Factors affecting weight loss after abdominoplasty identified

February 6, 2013
Factors affecting weight loss after abdominoplasty identified
For patients undergoing abdominoplasty, weight loss is associated with having a preoperative body mass index ≥24.5 kg/m² and is attributed to increased satiety in most patients, according to a study published in the February issue of Plastic and Reconstructive Surgery.

(HealthDay)—For patients undergoing abdominoplasty, weight loss is associated with having a preoperative body mass index ≥24.5 kg/m² and is attributed to increased satiety in most patients, according to a study published in the February issue of Plastic and Reconstructive Surgery.

Jennifer C. Fuller, from Alameda Hospital in Los Angeles, and colleagues conducted a retrospective patient case series to examine the most important factors associated with weight reduction in 60 patients undergoing abdominoplasty. Twenty patients who were followed for an average of 29 months were included in the analysis.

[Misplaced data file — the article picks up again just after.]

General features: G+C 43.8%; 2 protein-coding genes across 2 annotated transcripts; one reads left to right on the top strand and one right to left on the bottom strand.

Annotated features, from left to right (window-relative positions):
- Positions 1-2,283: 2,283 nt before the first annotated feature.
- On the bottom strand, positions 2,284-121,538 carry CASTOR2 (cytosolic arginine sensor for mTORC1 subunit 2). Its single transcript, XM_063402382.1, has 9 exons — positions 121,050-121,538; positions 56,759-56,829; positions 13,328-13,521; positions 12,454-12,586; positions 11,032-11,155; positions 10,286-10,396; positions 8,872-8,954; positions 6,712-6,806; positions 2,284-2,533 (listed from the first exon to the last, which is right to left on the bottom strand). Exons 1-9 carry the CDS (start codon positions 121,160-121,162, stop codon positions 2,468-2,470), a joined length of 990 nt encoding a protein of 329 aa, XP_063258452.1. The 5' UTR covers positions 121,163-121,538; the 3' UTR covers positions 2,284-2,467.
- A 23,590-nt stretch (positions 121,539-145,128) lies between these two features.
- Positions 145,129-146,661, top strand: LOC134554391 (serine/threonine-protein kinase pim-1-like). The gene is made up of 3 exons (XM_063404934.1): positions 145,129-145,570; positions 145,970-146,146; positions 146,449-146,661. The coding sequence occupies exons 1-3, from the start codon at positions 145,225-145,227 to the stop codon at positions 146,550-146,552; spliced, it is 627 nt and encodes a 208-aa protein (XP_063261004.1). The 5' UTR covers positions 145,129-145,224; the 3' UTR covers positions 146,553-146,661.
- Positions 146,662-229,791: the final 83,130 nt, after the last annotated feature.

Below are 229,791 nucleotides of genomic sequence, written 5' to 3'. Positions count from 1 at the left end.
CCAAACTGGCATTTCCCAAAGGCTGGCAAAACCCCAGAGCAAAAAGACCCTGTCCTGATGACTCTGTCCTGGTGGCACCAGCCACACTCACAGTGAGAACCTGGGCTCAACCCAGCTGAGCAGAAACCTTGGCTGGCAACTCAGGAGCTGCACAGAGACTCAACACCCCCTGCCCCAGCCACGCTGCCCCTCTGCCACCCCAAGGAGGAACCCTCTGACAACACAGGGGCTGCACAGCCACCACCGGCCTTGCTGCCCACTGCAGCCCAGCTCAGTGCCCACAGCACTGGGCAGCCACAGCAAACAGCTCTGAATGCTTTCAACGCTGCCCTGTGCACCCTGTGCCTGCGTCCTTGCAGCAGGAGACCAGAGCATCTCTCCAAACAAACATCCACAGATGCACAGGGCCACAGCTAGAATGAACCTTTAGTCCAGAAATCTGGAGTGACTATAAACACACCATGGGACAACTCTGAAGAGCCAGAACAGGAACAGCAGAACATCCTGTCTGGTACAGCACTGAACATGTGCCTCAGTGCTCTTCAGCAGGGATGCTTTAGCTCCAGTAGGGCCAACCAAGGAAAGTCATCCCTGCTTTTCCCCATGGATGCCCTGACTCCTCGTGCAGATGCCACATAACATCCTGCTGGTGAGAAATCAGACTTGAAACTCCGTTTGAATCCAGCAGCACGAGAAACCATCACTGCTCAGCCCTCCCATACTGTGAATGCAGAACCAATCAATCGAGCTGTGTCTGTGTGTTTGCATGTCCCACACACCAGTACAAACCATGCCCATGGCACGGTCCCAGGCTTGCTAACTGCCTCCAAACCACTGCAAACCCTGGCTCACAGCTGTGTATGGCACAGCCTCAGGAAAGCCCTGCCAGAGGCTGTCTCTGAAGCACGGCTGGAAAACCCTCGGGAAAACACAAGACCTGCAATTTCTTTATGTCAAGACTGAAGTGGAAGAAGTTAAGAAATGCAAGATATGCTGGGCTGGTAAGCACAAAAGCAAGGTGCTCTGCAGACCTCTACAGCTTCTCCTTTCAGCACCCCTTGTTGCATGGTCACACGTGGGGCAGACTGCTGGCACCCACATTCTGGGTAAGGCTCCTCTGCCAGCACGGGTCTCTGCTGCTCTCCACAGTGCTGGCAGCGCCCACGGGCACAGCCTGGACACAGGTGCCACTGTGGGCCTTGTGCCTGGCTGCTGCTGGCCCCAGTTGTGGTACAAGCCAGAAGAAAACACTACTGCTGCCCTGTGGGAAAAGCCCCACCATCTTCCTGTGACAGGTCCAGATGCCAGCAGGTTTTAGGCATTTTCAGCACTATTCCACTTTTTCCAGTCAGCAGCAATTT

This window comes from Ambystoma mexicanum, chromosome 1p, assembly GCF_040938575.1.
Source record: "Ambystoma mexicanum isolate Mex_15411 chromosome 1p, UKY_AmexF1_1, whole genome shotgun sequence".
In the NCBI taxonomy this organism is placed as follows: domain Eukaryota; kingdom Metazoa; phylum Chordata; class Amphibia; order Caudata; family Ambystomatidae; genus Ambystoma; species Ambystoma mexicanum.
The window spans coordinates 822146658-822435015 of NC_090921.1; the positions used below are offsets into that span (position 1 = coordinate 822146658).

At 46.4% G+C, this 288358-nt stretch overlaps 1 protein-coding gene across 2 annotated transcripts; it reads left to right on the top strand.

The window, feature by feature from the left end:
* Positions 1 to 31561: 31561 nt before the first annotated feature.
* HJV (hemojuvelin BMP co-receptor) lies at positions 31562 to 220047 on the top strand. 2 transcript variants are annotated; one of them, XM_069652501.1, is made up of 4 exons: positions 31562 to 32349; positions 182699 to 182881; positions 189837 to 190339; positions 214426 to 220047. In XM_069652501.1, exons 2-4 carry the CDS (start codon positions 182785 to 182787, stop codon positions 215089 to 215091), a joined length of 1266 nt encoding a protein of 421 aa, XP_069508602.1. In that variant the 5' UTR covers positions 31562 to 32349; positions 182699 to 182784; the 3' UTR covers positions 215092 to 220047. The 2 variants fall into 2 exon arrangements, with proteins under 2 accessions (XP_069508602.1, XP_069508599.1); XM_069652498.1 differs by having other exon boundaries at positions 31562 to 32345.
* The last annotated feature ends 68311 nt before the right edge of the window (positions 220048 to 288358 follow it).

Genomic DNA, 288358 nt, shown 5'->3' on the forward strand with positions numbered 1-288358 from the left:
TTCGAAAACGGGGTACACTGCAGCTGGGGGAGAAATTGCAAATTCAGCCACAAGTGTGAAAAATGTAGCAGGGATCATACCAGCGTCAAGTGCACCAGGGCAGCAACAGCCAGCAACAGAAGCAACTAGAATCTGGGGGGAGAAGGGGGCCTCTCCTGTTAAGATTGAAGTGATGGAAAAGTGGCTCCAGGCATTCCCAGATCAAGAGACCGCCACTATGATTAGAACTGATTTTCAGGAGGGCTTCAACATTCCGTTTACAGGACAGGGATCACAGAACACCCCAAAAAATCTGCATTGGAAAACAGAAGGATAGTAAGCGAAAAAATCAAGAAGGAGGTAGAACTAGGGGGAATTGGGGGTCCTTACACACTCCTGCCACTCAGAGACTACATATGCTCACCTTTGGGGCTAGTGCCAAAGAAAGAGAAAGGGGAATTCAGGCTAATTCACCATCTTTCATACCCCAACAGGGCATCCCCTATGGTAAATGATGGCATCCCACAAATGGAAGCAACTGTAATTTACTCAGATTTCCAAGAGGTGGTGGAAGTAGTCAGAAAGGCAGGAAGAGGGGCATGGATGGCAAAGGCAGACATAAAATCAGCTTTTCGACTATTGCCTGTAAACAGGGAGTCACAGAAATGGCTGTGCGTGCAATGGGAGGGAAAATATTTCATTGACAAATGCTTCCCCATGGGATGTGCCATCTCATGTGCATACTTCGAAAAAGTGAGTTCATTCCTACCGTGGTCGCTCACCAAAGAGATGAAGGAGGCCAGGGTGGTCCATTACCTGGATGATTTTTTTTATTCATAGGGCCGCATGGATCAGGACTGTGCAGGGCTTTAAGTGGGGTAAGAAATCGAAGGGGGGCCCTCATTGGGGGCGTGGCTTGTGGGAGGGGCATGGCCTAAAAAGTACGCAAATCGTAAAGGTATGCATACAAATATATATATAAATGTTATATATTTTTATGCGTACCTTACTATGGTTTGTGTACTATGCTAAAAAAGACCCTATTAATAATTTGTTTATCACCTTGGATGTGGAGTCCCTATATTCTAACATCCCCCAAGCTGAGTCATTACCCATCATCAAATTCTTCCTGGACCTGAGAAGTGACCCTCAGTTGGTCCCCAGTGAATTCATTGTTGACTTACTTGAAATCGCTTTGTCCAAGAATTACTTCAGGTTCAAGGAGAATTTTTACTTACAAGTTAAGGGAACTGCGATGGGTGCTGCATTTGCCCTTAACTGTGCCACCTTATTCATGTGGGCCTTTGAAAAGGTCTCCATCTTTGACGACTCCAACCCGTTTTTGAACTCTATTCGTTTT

The researchers found that, for 75 percent of patients, weight loss was attributed to an increase in satiety. Long-term weight loss could be predicted by a preoperative body mass index of ≥24.5 kg/m² with a sensitivity of 92.9 percent and specificity of 83.3 percent. At one year, patients above this threshold achieved significantly more weight loss than their counterparts with a lower . Those with pannus resections weighing more than 4.5 lb also had significantly more weight loss.

"Further studies will clarify the mechanisms of appetite regulation and may lead to the creation of an injectable drug," the authors write. "With the increasing global prevalence of obesity and its ensuing physiologic, psychological, and economic implications, the need to understand is imperative."

Explore further: Pre-op factors predict post-gastric op glycemic response

More information: Full Text

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rhys_branman
not rated yet Feb 11, 2013
Thanks for pointing out this study. It makes sense that satiety would be a major factor in curbing one's eating, but it's always nice to have the science to back it up.

Dr Rhys Branman

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